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Daily News and Prayer is inspired by The Christian Science Monitor, one of the most important (and most underappreciated) newspapers in the world. Posts are usually (but not always) responses to articles in the Monitor about events and trends that call for prayer.

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What might have been

The tone was remarkable. At the first court hearing back on June 19 of Dylann Roof, the admitted shooter of the nine members of the Emanuel AME Church in Charleston, South Carolina, several families expressed forgiveness of the young man for taking the lives of their loved ones.

Not everyone has reacted similarly. A prominent African-American writer described in The New York Times why she could never forgive Roof. The sentiment is understandable and shared by many, especially given the glaring hatred that pours out of Roof’s writings, discovered after his arrest. But refusal to forgive represents a response that has not proved very helpful in the past in correcting problems. As other writers have observed (here’s one from The Atlantic and another from The New Republic), forgiveness can be much more powerful than retaliation, especially if given, not from an emotional desire simply to “move on,” but from a deep, Christian sense of love.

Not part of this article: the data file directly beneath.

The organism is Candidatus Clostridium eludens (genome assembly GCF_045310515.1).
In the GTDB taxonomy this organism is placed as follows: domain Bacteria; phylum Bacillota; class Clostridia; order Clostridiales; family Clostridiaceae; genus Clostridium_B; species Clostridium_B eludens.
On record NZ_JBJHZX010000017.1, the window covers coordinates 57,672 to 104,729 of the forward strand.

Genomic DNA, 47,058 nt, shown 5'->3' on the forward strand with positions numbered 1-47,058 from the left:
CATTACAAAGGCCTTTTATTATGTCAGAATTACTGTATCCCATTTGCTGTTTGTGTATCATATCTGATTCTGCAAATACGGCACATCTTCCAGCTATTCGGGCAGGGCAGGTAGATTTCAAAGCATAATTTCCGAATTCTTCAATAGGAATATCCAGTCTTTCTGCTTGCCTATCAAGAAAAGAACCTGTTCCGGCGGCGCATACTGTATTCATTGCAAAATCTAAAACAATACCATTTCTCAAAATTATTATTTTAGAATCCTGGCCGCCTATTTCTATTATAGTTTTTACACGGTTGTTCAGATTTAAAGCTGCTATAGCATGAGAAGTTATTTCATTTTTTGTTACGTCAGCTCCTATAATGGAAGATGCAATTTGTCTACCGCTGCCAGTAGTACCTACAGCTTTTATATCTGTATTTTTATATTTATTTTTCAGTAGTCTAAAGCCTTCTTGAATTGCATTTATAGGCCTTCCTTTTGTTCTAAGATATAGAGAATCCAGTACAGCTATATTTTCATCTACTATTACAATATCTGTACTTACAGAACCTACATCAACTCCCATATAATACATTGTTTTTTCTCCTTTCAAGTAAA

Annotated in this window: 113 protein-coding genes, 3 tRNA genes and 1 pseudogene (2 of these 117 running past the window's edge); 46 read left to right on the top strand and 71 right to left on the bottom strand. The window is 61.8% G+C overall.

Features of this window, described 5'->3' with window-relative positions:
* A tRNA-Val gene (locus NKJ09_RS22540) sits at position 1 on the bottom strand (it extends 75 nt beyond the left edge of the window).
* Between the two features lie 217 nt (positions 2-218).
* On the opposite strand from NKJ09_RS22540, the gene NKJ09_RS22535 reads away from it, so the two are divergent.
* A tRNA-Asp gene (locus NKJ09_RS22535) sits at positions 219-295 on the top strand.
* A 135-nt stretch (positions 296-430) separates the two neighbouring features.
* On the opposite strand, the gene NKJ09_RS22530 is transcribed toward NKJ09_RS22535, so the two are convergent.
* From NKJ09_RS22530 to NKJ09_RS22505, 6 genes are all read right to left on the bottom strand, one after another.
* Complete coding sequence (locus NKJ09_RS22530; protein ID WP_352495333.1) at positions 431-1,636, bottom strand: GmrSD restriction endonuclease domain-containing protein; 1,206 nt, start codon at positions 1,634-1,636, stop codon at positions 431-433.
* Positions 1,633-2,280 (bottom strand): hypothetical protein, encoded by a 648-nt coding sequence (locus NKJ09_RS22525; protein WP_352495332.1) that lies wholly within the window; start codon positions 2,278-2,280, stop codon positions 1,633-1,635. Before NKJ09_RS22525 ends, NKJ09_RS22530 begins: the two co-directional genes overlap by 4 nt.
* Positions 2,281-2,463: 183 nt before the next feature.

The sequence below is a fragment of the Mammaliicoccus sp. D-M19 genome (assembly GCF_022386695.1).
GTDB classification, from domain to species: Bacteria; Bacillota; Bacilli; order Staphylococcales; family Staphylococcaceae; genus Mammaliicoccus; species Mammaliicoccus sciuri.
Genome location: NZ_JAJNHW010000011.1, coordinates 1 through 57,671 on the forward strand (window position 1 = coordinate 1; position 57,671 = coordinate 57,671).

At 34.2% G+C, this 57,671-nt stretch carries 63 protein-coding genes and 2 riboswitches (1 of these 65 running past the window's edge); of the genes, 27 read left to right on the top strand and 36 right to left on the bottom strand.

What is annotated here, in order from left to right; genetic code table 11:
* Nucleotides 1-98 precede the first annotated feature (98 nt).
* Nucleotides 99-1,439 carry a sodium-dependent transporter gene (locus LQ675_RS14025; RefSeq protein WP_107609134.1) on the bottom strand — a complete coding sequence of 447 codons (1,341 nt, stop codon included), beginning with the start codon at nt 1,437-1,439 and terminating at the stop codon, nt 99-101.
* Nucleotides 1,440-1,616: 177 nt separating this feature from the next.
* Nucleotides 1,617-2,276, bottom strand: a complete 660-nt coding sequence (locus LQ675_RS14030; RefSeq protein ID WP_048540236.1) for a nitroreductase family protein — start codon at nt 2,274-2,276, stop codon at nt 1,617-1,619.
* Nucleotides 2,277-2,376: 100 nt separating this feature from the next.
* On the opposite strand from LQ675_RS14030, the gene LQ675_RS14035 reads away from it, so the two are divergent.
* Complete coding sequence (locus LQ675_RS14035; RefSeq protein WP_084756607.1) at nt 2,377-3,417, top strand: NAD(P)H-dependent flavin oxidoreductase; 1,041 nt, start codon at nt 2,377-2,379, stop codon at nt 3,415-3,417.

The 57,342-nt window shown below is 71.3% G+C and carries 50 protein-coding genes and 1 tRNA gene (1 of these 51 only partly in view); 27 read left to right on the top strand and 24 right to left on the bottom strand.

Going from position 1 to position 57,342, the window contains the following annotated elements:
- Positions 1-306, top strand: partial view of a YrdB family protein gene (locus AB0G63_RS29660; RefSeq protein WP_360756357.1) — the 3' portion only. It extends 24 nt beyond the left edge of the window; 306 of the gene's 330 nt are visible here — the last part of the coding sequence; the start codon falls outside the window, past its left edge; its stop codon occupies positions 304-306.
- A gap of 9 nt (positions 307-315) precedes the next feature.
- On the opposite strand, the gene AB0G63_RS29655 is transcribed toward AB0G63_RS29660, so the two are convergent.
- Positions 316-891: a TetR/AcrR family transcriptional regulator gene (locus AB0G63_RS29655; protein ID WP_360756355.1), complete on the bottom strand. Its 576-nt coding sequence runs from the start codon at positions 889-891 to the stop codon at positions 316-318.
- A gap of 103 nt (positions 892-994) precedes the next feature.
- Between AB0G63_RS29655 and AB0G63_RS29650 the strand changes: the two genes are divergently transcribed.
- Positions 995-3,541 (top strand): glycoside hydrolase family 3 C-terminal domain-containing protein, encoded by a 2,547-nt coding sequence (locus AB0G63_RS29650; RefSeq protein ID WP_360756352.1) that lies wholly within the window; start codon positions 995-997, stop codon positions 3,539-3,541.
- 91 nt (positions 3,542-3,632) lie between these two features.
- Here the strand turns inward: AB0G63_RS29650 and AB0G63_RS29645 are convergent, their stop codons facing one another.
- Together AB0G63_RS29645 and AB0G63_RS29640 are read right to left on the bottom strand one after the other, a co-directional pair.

I can’t help but think of what happened almost 14 years ago and how the U.S., as a government and a nation, responded. Three passenger planes were flown deliberately into buildings in New York City and Arlington, Virginia on September 11, 2001 (another was apparently intended for a building in Washington but was diverted by the passengers and crashed into a field in Pennsylvania), killing thousands. The planes had been hijacked by Middle Eastern terrorists. And the response from the President to the media and the general public was outrage and clamor for revenge. The military launched attacks on Afghanistan, the suspected home of those who ordered the attacks. Thousands more lives were lost. Eventually the U.S. carried the campaign to Iraq, raising the numbers of dead into the hundreds of thousands. And still the war on terror goes on, with no end in sight.

One wonders how history might have changed if, instead of the World Trade Center and the Pentagon, the terrorists on September 11, 2001 had flown their planes into the Emanuel AME Church in Charleston.

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